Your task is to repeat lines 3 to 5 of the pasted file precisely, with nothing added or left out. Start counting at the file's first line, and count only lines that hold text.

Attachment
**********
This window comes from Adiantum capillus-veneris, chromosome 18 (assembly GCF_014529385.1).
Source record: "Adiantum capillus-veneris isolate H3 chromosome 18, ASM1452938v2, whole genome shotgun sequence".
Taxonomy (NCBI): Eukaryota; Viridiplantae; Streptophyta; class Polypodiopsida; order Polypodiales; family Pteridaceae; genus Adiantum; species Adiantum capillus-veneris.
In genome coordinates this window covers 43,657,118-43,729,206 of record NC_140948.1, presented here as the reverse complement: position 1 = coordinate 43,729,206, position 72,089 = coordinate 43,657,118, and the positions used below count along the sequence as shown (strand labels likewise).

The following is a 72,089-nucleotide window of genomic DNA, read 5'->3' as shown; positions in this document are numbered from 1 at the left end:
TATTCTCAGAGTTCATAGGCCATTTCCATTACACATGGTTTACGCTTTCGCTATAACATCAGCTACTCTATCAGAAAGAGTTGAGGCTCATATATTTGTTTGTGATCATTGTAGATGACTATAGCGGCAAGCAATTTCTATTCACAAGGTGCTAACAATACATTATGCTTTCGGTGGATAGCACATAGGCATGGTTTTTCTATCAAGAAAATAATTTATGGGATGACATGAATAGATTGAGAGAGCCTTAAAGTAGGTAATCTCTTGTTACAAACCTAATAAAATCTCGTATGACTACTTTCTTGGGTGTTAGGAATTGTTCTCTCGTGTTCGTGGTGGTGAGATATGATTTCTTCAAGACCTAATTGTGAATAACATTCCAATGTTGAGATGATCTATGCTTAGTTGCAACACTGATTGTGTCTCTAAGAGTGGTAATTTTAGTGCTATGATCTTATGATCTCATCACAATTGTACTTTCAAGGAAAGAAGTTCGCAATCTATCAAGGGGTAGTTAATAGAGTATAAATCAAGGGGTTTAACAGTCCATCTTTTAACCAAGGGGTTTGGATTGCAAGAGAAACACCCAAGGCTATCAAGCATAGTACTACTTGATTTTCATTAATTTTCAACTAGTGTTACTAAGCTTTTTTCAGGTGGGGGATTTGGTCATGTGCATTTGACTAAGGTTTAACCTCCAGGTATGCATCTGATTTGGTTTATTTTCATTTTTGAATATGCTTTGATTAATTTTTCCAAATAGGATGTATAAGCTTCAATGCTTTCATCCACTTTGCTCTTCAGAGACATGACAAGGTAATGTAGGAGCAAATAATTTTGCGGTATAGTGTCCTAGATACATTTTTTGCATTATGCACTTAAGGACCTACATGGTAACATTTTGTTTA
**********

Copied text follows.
Taxonomy (NCBI): Eukaryota; Viridiplantae; Streptophyta; class Polypodiopsida; order Polypodiales; family Pteridaceae; genus Adiantum; species Adiantum capillus-veneris.
In genome coordinates this window covers 43,657,118-43,729,206 of record NC_140948.1, presented here as the reverse complement: position 1 = coordinate 43,729,206, position 72,089 = coordinate 43,657,118, and the positions used below count along the sequence as shown (strand labels likewise).

The following is a 72,089-nucleotide window of genomic DNA, read 5'->3' as shown; positions in this document are numbered from 1 at the left end: